Mexico's educators are filling the need for specially trained employees in the plastics industry, as the country opens its door to trade and new technologies and maneuvers into the global marketplace.
Tucked away in the relatively small city of Saltillo, the Centro de Investigacion en Quimica Aplicada specializes in research in applied chemistry and plastics.
CIQA outperforms the nation's largest universities when measured by the number of patents produced annually, according to Jose Luis Angulo Sanchez, one of the center's adjunct directors.
``All of our 20 Ph.D.-level researchers belong to the Mexico science and research council, Sistema Nacional de Investigadores,'' Angulo added.
CIQA has 71 students working on their master's and doctoral degrees, including students from France, the United States and Russia. CIQA students also take advantage of study exchanges at universities in France, Britain and Canada.
The center was set up 12 years ago, at first for polymers, agriculture and renewable resources in arid regions. During the years CIQA has moved into a primarily plastics research institute that is well-linked to industry.
CIQA offers plastics courses that accommodate companies' needs, as well as plastics diploma courses in Monterrey and Guadalajara, and soon in Mexico City.
CIQA also conducts research on behalf of private firms. In 1996, about 600 Mexican companies worked with CIQA.
For the past four years in Mexico City, the independent organization and research institute, Instituto Mexicano de Plastico Industrial, has offered a training program for plastics executives. It recently published the Enciclopedia de Plastico, a reference text in Spanish on plastics processes.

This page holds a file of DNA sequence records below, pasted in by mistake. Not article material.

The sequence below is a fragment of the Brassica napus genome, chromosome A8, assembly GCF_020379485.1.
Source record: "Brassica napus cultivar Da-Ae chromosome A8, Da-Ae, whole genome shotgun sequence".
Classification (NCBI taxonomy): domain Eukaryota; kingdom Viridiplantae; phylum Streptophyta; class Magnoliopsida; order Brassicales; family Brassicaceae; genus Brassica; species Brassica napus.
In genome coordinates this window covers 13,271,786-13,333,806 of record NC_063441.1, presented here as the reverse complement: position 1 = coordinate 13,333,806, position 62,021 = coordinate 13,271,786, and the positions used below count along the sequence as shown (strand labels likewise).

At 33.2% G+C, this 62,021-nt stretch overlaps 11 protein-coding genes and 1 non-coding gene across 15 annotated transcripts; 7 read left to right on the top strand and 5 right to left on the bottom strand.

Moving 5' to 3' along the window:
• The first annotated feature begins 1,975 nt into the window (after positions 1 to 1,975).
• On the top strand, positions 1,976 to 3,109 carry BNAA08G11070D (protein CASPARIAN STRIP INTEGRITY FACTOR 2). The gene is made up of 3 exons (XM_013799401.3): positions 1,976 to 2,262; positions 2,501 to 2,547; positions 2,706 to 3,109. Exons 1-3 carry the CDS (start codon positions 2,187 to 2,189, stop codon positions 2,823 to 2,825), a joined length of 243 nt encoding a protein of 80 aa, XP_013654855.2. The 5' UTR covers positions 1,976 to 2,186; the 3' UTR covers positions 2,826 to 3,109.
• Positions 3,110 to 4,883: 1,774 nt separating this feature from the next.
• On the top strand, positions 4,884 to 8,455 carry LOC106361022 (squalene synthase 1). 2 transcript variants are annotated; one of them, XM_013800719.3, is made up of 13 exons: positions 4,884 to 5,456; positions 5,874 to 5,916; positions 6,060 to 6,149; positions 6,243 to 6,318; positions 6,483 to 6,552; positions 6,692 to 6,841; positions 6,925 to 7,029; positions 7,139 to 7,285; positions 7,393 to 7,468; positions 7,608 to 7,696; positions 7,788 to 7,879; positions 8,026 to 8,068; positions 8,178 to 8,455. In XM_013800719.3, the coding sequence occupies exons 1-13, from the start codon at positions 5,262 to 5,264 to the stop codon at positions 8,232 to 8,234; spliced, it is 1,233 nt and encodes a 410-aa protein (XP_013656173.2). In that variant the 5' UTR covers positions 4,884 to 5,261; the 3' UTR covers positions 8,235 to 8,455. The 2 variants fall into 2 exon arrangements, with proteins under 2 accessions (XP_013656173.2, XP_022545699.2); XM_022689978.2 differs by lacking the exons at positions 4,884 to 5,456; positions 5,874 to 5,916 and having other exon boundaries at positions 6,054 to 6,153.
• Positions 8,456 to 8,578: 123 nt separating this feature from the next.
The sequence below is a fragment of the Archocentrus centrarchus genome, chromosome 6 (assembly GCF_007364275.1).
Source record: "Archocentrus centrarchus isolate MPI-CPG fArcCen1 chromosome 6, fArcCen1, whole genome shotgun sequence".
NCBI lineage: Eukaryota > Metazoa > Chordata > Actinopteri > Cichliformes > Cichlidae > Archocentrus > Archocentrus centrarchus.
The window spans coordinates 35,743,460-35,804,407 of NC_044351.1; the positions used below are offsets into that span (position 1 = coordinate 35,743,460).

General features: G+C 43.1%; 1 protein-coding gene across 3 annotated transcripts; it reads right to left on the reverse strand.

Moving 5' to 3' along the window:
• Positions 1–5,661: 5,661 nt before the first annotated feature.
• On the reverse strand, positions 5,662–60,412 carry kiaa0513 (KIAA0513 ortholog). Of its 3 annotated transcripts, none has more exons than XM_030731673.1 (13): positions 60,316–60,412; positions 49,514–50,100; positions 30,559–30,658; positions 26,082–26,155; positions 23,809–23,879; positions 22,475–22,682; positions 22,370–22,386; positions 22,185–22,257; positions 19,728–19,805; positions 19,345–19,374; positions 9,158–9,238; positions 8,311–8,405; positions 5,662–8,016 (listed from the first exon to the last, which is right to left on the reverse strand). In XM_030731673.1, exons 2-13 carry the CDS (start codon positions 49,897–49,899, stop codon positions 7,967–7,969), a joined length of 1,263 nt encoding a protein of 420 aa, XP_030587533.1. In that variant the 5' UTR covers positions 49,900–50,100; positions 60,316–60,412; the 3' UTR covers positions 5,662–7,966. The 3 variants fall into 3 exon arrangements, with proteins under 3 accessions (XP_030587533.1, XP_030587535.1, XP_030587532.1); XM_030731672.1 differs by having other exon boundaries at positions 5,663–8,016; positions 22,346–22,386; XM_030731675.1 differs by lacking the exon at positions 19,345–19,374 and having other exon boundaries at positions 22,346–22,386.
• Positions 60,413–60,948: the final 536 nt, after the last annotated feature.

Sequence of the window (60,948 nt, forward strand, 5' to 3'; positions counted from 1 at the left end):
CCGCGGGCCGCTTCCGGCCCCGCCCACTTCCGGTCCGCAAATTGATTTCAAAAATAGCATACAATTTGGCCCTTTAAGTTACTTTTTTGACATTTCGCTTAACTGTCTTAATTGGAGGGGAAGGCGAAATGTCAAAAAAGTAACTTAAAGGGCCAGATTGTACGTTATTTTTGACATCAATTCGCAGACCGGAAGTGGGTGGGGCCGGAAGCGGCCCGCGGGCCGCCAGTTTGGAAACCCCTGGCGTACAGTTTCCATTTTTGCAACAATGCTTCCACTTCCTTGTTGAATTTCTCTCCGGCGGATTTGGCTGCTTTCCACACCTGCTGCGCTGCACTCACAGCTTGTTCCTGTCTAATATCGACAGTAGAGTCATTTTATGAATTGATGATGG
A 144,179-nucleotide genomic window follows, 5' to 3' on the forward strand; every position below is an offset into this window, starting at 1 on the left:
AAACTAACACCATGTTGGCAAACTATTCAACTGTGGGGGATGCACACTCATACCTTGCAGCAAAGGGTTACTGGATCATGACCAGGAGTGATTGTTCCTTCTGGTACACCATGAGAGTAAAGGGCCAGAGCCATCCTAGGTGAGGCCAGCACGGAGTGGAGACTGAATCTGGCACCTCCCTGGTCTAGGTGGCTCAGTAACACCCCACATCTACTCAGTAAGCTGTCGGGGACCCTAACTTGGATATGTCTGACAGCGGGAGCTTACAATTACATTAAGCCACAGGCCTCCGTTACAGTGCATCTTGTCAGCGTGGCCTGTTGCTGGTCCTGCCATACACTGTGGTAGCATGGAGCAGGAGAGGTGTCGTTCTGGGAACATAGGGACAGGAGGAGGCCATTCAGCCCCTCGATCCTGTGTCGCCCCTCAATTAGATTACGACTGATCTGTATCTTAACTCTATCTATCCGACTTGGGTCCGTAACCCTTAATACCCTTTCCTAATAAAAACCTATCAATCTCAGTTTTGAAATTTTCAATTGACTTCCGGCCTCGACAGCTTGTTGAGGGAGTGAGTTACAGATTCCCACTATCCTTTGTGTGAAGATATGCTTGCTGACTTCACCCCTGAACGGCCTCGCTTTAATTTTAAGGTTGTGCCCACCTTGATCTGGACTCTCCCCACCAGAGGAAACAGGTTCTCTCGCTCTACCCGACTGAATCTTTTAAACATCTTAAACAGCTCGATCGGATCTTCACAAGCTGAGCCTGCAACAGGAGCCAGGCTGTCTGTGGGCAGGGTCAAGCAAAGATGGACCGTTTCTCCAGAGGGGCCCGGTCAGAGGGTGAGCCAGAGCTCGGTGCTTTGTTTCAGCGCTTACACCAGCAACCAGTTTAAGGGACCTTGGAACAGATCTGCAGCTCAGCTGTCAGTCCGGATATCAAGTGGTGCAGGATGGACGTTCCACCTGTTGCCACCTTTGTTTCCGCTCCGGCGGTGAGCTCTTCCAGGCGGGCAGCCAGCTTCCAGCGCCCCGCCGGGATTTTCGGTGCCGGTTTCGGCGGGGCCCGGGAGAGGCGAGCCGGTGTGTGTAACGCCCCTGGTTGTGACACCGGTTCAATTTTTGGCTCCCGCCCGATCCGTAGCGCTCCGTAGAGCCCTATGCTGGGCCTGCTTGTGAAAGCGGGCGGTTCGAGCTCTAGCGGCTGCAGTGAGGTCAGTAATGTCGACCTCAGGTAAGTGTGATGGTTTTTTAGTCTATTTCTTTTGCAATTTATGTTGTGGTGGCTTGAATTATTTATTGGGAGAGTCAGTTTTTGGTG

This year IMPI opened a four-month intensive diploma program for recent university graduates called ``Integral Formation for Plastics Industry Executives.'' IMPI officials said the program is part of a plan to form the Universidad de Pl stico.
Celanese Mexicana SA de CV, one of the leading producers of resins and other chemical products, developed a program 10 years ago to train its employees.
In 1995, Celanese invested $4 million to start Escuela Celanese de Brigadas de Emergencia, said Luis Gonzalez Moreno, ECBE's marketing coordinator. As of 1997, it opened its doors to the private sector.
The school offers classes in hazardous material management, emergency response for transportation, fire prevention and rescue operations in confined areas. The two- to four-day courses are offered at ECBE's Celaya, Mexico, facility.
Eduardo Barbena, general manager EB-Heise SA de CV in Mexico City, has set up an apprentice program with local high schools to train blow mold tooling.